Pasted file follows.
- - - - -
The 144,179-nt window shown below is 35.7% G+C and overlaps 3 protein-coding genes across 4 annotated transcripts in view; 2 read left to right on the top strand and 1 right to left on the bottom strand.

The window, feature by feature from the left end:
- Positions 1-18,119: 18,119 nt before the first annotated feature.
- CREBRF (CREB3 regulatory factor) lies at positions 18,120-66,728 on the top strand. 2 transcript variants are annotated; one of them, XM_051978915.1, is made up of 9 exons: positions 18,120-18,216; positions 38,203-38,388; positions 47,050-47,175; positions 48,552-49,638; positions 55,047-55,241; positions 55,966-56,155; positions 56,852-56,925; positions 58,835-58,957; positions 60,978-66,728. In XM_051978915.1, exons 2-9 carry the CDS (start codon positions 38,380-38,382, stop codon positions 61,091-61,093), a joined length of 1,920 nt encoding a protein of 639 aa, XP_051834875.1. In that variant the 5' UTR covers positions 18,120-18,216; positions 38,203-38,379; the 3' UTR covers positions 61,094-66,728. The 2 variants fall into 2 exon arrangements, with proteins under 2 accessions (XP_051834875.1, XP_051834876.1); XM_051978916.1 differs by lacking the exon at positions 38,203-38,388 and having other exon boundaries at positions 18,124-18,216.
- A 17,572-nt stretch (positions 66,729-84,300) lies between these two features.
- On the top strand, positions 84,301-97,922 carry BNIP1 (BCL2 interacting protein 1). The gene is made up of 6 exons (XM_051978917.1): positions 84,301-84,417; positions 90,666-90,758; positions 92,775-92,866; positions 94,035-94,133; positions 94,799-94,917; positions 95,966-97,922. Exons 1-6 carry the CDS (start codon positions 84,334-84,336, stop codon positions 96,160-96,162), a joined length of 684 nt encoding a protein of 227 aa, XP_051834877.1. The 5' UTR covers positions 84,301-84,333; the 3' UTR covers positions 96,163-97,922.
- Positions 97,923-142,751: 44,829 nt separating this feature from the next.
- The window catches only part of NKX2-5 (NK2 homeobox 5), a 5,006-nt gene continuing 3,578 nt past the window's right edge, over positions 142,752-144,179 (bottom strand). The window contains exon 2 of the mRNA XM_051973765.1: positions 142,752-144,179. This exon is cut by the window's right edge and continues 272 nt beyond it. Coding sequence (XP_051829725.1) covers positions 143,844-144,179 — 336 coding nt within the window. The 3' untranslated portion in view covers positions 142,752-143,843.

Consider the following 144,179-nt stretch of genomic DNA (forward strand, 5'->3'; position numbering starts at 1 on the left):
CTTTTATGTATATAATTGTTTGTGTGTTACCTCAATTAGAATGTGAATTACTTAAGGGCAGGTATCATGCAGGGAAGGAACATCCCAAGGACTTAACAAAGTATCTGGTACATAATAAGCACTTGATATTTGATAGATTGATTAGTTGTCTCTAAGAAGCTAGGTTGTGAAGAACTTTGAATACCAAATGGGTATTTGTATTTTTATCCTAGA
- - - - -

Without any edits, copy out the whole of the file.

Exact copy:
The 144,179-nt window shown below is 35.7% G+C and overlaps 3 protein-coding genes across 4 annotated transcripts in view; 2 read left to right on the top strand and 1 right to left on the bottom strand.

The window, feature by feature from the left end:
- Positions 1-18,119: 18,119 nt before the first annotated feature.
- CREBRF (CREB3 regulatory factor) lies at positions 18,120-66,728 on the top strand. 2 transcript variants are annotated; one of them, XM_051978915.1, is made up of 9 exons: positions 18,120-18,216; positions 38,203-38,388; positions 47,050-47,175; positions 48,552-49,638; positions 55,047-55,241; positions 55,966-56,155; positions 56,852-56,925; positions 58,835-58,957; positions 60,978-66,728. In XM_051978915.1, exons 2-9 carry the CDS (start codon positions 38,380-38,382, stop codon positions 61,091-61,093), a joined length of 1,920 nt encoding a protein of 639 aa, XP_051834875.1. In that variant the 5' UTR covers positions 18,120-18,216; positions 38,203-38,379; the 3' UTR covers positions 61,094-66,728. The 2 variants fall into 2 exon arrangements, with proteins under 2 accessions (XP_051834875.1, XP_051834876.1); XM_051978916.1 differs by lacking the exon at positions 38,203-38,388 and having other exon boundaries at positions 18,124-18,216.
- A 17,572-nt stretch (positions 66,729-84,300) lies between these two features.
- On the top strand, positions 84,301-97,922 carry BNIP1 (BCL2 interacting protein 1). The gene is made up of 6 exons (XM_051978917.1): positions 84,301-84,417; positions 90,666-90,758; positions 92,775-92,866; positions 94,035-94,133; positions 94,799-94,917; positions 95,966-97,922. Exons 1-6 carry the CDS (start codon positions 84,334-84,336, stop codon positions 96,160-96,162), a joined length of 684 nt encoding a protein of 227 aa, XP_051834877.1. The 5' UTR covers positions 84,301-84,333; the 3' UTR covers positions 96,163-97,922.
- Positions 97,923-142,751: 44,829 nt separating this feature from the next.
- The window catches only part of NKX2-5 (NK2 homeobox 5), a 5,006-nt gene continuing 3,578 nt past the window's right edge, over positions 142,752-144,179 (bottom strand). The window contains exon 2 of the mRNA XM_051973765.1: positions 142,752-144,179. This exon is cut by the window's right edge and continues 272 nt beyond it. Coding sequence (XP_051829725.1) covers positions 143,844-144,179 — 336 coding nt within the window. The 3' untranslated portion in view covers positions 142,752-143,843.

Consider the following 144,179-nt stretch of genomic DNA (forward strand, 5'->3'; position numbering starts at 1 on the left):
CTTTTATGTATATAATTGTTTGTGTGTTACCTCAATTAGAATGTGAATTACTTAAGGGCAGGTATCATGCAGGGAAGGAACATCCCAAGGACTTAACAAAGTATCTGGTACATAATAAGCACTTGATATTTGATAGATTGATTAGTTGTCTCTAAGAAGCTAGGTTGTGAAGAACTTTGAATACCAAATGGGTATTTGTATTTTTATCCTAGA